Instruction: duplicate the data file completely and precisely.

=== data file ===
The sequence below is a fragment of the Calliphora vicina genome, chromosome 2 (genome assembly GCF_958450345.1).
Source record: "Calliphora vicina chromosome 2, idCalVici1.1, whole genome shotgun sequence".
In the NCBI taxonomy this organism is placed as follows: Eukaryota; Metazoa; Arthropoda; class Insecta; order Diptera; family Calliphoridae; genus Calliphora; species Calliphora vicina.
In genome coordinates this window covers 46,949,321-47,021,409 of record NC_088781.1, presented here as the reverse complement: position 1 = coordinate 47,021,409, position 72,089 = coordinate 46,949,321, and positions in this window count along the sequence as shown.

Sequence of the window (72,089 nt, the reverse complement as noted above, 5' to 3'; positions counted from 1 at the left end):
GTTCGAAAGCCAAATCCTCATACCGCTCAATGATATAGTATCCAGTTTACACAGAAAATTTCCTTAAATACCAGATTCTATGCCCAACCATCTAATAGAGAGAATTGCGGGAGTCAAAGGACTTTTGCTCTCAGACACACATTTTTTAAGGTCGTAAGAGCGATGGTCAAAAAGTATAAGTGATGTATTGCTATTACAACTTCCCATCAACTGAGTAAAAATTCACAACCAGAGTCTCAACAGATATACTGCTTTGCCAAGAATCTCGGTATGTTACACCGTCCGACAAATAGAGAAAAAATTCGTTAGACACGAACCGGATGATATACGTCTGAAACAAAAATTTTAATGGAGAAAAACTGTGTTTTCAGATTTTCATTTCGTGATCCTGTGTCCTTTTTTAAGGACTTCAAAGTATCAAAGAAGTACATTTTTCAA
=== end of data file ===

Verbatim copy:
The sequence below is a fragment of the Calliphora vicina genome, chromosome 2 (genome assembly GCF_958450345.1).
Source record: "Calliphora vicina chromosome 2, idCalVici1.1, whole genome shotgun sequence".
In the NCBI taxonomy this organism is placed as follows: Eukaryota; Metazoa; Arthropoda; class Insecta; order Diptera; family Calliphoridae; genus Calliphora; species Calliphora vicina.
In genome coordinates this window covers 46,949,321-47,021,409 of record NC_088781.1, presented here as the reverse complement: position 1 = coordinate 47,021,409, position 72,089 = coordinate 46,949,321, and positions in this window count along the sequence as shown.

Sequence of the window (72,089 nt, the reverse complement as noted above, 5' to 3'; positions counted from 1 at the left end):
GTTCGAAAGCCAAATCCTCATACCGCTCAATGATATAGTATCCAGTTTACACAGAAAATTTCCTTAAATACCAGATTCTATGCCCAACCATCTAATAGAGAGAATTGCGGGAGTCAAAGGACTTTTGCTCTCAGACACACATTTTTTAAGGTCGTAAGAGCGATGGTCAAAAAGTATAAGTGATGTATTGCTATTACAACTTCCCATCAACTGAGTAAAAATTCACAACCAGAGTCTCAACAGATATACTGCTTTGCCAAGAATCTCGGTATGTTACACCGTCCGACAAATAGAGAAAAAATTCGTTAGACACGAACCGGATGATATACGTCTGAAACAAAAATTTTAATGGAGAAAAACTGTGTTTTCAGATTTTCATTTCGTGATCCTGTGTCCTTTTTTAAGGACTTCAAAGTATCAAAGAAGTACATTTTTCAA